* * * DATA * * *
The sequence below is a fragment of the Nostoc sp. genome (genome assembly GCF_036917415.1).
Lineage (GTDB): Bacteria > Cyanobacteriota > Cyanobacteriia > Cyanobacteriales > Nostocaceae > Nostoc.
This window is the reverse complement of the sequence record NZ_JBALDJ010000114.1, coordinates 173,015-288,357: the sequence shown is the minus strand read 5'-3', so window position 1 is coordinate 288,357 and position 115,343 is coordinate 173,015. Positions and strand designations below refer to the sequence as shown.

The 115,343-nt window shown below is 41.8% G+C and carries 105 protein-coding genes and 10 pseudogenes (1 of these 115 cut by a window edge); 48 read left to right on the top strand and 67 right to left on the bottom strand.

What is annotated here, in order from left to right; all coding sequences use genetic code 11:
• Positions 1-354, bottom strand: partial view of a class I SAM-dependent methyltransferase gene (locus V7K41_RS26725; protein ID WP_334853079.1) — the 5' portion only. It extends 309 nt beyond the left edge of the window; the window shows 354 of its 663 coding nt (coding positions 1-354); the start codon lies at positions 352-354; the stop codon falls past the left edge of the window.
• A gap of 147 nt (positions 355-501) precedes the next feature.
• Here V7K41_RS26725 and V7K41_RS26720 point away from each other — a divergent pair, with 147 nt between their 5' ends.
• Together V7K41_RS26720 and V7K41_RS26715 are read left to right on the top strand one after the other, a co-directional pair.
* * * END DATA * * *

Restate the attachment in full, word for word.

The sequence below is a fragment of the Nostoc sp. genome (genome assembly GCF_036917415.1).
Lineage (GTDB): Bacteria > Cyanobacteriota > Cyanobacteriia > Cyanobacteriales > Nostocaceae > Nostoc.
This window is the reverse complement of the sequence record NZ_JBALDJ010000114.1, coordinates 173,015-288,357: the sequence shown is the minus strand read 5'-3', so window position 1 is coordinate 288,357 and position 115,343 is coordinate 173,015. Positions and strand designations below refer to the sequence as shown.

The 115,343-nt window shown below is 41.8% G+C and carries 105 protein-coding genes and 10 pseudogenes (1 of these 115 cut by a window edge); 48 read left to right on the top strand and 67 right to left on the bottom strand.

What is annotated here, in order from left to right; all coding sequences use genetic code 11:
• Positions 1-354, bottom strand: partial view of a class I SAM-dependent methyltransferase gene (locus V7K41_RS26725; protein ID WP_334853079.1) — the 5' portion only. It extends 309 nt beyond the left edge of the window; the window shows 354 of its 663 coding nt (coding positions 1-354); the start codon lies at positions 352-354; the stop codon falls past the left edge of the window.
• A gap of 147 nt (positions 355-501) precedes the next feature.
• Here V7K41_RS26725 and V7K41_RS26720 point away from each other — a divergent pair, with 147 nt between their 5' ends.
• Together V7K41_RS26720 and V7K41_RS26715 are read left to right on the top strand one after the other, a co-directional pair.